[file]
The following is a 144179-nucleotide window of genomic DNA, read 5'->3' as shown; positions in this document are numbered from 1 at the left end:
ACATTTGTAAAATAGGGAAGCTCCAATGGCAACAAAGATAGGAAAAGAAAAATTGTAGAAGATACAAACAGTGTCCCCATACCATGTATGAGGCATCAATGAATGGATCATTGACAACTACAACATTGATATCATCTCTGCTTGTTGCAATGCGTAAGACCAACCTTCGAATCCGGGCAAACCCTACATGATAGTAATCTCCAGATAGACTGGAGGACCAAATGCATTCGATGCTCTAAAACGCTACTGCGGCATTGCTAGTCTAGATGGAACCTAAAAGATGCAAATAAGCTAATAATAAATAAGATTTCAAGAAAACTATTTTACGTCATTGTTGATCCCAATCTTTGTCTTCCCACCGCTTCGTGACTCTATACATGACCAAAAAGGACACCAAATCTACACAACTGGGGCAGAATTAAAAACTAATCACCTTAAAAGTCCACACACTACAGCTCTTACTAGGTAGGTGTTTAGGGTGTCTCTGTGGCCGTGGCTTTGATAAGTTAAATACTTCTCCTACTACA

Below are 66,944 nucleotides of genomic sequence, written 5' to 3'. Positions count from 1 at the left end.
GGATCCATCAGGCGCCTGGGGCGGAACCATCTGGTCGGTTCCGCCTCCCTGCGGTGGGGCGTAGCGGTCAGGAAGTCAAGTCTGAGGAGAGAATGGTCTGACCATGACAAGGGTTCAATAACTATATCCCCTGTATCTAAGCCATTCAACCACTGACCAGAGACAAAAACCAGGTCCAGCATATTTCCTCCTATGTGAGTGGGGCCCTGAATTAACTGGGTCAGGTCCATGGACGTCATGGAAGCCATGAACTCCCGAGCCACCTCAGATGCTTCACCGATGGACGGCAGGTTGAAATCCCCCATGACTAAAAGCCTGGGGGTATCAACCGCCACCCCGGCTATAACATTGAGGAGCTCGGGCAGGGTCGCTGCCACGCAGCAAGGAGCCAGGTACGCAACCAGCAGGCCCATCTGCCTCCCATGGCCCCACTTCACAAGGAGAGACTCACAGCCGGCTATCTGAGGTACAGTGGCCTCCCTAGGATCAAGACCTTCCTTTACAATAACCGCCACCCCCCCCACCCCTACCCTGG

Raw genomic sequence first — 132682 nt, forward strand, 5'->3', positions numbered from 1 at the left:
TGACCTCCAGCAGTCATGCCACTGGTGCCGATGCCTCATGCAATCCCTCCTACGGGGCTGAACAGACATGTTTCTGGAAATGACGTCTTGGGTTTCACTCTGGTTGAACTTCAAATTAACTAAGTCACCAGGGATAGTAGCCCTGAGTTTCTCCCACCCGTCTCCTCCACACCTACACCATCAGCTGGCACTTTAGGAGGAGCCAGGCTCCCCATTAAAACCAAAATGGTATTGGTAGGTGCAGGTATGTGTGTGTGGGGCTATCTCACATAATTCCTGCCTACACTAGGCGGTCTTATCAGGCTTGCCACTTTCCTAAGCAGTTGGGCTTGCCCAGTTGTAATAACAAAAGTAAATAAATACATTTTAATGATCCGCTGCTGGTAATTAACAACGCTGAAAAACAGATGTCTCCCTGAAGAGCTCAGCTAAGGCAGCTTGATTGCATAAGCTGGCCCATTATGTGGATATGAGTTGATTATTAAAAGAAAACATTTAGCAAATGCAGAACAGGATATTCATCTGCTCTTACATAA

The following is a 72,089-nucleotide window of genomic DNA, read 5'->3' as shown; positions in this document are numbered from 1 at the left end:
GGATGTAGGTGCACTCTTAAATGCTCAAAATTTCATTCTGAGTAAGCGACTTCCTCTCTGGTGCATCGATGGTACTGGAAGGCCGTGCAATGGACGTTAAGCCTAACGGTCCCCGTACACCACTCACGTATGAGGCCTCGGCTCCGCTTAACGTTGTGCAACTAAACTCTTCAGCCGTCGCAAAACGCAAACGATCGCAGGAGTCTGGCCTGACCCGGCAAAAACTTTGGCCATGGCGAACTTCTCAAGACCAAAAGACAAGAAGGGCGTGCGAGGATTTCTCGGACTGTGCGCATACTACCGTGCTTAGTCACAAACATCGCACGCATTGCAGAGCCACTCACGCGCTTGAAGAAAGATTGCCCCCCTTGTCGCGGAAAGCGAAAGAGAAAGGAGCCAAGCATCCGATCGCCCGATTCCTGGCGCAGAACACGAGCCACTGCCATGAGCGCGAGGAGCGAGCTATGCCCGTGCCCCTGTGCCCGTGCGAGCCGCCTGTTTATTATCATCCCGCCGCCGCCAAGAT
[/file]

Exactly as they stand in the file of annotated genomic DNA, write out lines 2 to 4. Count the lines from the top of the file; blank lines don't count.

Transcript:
ACATTTGTAAAATAGGGAAGCTCCAATGGCAACAAAGATAGGAAAAGAAAAATTGTAGAAGATACAAACAGTGTCCCCATACCATGTATGAGGCATCAATGAATGGATCATTGACAACTACAACATTGATATCATCTCTGCTTGTTGCAATGCGTAAGACCAACCTTCGAATCCGGGCAAACCCTACATGATAGTAATCTCCAGATAGACTGGAGGACCAAATGCATTCGATGCTCTAAAACGCTACTGCGGCATTGCTAGTCTAGATGGAACCTAAAAGATGCAAATAAGCTAATAATAAATAAGATTTCAAGAAAACTATTTTACGTCATTGTTGATCCCAATCTTTGTCTTCCCACCGCTTCGTGACTCTATACATGACCAAAAAGGACACCAAATCTACACAACTGGGGCAGAATTAAAAACTAATCACCTTAAAAGTCCACACACTACAGCTCTTACTAGGTAGGTGTTTAGGGTGTCTCTGTGGCCGTGGCTTTGATAAGTTAAATACTTCTCCTACTACA

Below are 66,944 nucleotides of genomic sequence, written 5' to 3'. Positions count from 1 at the left end.
GGATCCATCAGGCGCCTGGGGCGGAACCATCTGGTCGGTTCCGCCTCCCTGCGGTGGGGCGTAGCGGTCAGGAAGTCAAGTCTGAGGAGAGAATGGTCTGACCATGACAAGGGTTCAATAACTATATCCCCTGTATCTAAGCCATTCAACCACTGACCAGAGACAAAAACCAGGTCCAGCATATTTCCTCCTATGTGAGTGGGGCCCTGAATTAACTGGGTCAGGTCCATGGACGTCATGGAAGCCATGAACTCCCGAGCCACCTCAGATGCTTCACCGATGGACGGCAGGTTGAAATCCCCCATGACTAAAAGCCTGGGGGTATCAACCGCCACCCCGGCTATAACATTGAGGAGCTCGGGCAGGGTCGCTGCCACGCAGCAAGGAGCCAGGTACGCAACCAGCAGGCCCATCTGCCTCCCATGGCCCCACTTCACAAGGAGAGACTCACAGCCGGCTATCTGAGGTACAGTGGCCTCCCTAGGATCAAGACCTTCCTTTACAATAACCGCCACCCCCCCCACCCCTACCCTGG